CHAPTER 13: Walking on the Road

Mt. Omine and Tenkawa Gorge: June 21, 2018

This photo supplement tracks the events in CLIMB: Leaving Safe and Finding Strength on 100 Summits in Japan. The captions offer “extra features” that didn’t make it into the book.

The view from my hotel in southern Nara Prefecture

The day after my ill-fated climb of Mt. Ibuki, I headed to southern Nara Prefecture–more than an hour south of the famous deer in Nara City. Most American travelers never get this far south in Nara, which is a pity, because some of the best and most beautiful parts of the prefecture lie off the beaten tourist path. (Highly recommended for nature lovers!)

The entrance to Dorogawa Hachimangu, a Shinto shrine in Dorogawa Onsen

Dorogawa Onsen is the last stop on the bus from Shimoichiguchi Station–and while this little onsen (volcanic hot spring) town is popular with those in the know (most of whom are Japanese) I fell in love with it immediately.

Dorogawa Hachimangu, a forested Shinto shrine

One of the best parts of the 100 Summits year was the new and unexpected experiences and discoveries that seemed to wait around every corner–like the shrine (which was not listed in my trail guide) and the monorail:

“a camera-style doorbell by the entrance”

Just past the shrine, I encountered what appeared to be an abandoned monorail track and shed. But for the red light glowing on the “doorbell” at the entrance to the lower station, I would have thought it deserted. But there was a button, and a sign that suggested pushing it, so I did what any 47-going-on-12-year-old would do…

“its metal track curled up the mountainside…”

I was shocked when a female voice answered the doorbell, and even more surprised when she told me to wait. Three minutes later, the craziest little log-shaped monorail train I had ever seen came down the track and carried me up the mountain. It felt like a Disney ride dropped into the middle of rural Japan, and although it seemed quite strange, I was rapidly learning to face such experiences with a shrug and the explanation “Because Japan.”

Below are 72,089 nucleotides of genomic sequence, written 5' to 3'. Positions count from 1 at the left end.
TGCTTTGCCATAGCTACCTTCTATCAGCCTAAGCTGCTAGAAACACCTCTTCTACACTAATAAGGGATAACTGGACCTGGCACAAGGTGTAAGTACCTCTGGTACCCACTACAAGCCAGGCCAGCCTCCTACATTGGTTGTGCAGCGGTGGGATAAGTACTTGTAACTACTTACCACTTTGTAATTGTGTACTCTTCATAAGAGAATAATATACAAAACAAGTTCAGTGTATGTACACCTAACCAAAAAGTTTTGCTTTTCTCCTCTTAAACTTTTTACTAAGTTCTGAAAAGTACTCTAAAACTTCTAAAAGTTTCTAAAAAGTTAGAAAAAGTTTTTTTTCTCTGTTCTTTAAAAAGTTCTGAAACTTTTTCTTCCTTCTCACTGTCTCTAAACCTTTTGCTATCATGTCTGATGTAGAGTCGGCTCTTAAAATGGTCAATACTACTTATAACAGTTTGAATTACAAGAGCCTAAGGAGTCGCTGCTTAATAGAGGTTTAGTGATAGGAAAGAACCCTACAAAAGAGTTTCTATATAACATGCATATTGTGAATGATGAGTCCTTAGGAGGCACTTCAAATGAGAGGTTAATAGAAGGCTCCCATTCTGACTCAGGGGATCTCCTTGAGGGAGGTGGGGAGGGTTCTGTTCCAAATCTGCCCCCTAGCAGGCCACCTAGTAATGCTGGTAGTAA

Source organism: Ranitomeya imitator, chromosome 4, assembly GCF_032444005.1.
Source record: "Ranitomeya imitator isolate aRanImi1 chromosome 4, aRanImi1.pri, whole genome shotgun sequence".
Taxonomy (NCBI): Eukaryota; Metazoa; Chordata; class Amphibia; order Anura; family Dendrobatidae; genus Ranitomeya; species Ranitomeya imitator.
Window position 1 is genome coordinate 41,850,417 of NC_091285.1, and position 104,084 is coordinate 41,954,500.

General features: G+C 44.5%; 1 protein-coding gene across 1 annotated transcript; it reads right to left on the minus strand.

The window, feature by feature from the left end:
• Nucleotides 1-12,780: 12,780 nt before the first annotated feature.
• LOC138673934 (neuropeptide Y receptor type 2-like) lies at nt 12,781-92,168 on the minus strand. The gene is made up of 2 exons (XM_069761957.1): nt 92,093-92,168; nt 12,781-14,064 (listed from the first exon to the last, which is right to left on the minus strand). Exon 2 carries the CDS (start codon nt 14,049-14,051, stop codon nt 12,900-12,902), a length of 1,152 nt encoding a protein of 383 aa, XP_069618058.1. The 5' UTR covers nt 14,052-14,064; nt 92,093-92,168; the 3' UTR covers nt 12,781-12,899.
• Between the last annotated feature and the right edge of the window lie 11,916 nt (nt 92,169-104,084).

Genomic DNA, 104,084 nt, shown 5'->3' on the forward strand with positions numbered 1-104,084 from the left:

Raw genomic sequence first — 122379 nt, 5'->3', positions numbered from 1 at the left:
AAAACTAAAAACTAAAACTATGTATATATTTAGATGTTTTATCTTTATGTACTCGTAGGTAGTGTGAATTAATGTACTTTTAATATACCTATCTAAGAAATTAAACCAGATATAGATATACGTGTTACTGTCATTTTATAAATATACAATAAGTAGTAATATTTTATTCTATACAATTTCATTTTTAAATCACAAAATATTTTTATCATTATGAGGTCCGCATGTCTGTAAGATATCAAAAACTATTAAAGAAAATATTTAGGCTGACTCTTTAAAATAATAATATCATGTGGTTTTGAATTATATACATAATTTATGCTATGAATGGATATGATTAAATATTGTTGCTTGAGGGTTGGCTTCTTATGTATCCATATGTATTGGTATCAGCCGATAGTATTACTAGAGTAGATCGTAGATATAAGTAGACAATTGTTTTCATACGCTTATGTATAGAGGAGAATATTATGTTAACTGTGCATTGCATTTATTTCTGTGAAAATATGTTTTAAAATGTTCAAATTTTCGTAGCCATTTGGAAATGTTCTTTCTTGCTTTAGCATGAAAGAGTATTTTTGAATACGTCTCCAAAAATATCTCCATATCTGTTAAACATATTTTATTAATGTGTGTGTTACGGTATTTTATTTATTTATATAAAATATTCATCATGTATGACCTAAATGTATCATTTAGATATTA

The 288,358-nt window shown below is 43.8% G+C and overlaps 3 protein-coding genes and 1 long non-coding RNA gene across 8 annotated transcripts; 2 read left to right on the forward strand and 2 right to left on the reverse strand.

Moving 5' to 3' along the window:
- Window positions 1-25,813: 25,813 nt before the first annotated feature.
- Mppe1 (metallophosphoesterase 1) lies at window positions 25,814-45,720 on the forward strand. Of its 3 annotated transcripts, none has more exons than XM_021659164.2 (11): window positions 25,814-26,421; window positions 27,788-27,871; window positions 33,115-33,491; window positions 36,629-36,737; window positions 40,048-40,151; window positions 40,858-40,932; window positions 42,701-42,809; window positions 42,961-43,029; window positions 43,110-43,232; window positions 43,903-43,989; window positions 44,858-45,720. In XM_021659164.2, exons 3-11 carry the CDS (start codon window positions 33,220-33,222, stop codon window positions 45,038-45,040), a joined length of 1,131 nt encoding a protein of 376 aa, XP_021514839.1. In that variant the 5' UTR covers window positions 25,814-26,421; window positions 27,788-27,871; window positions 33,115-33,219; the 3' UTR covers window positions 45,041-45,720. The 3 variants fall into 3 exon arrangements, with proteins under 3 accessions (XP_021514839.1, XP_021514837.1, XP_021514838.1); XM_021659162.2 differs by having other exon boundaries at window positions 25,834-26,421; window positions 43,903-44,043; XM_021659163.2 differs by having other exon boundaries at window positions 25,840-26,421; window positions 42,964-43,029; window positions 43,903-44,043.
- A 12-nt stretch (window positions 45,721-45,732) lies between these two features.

The spectacular view from the upper monorail station

The upper monorail station sits at the entrance to the Menfudō Limestone Cave, and the 300-yen (about USD $3) monorail ticket fare includes a ticket to enter the cavern–a fact I didn’t know when I hopped on the monorail, and which came as a great surprise. I had time to kill, so why not?

Stalactites in the Menfudō Cave

It takes about 20 minutes to walk through the cavern. The atmosphere is cool, and the paths well marked and beautifully lit. The picture above doesn’t really do it justice – but my other pictures didn’t come out as well as I would have liked. Yet another reason to return…

“Deep in the cave, I found a Shintō shrine”

Shintō (the indigenous religious faith of Japan) worships the divine spirits found in nature, known as kami. While some kami are more like what Western religions might call “gods”–for example, Amaterasu-o-mikami, the goddess of the sun and the chief deity in the Shintō pantheon–Shintō also reveres more humble objects, such as stones, or trees, and recognizes the divine spirit in these as well. This shrine is one example.

“Dorogawa Onsen’s famous suspension bridge”

A short walk from the Menfudō cave brought me to a famous 120-meter (approximately 360 feet) –high suspension bridge that spans the Tenkawa River. I’m not afraid of bridges, or of heights, but I definitely noticed that this one wobbles when you step onto it.

“I stopped at the center to enjoy the view”

The view from the center of the bridge: green, misty mountains rising up behind the village of Dorogawa Onsen, with the Tenkawa (River of Heaven) flowing through its center. An unexpected perspective, and yet another delightful experience I hadn’t planned on in advance.

The Tenkawa near Mt. Omine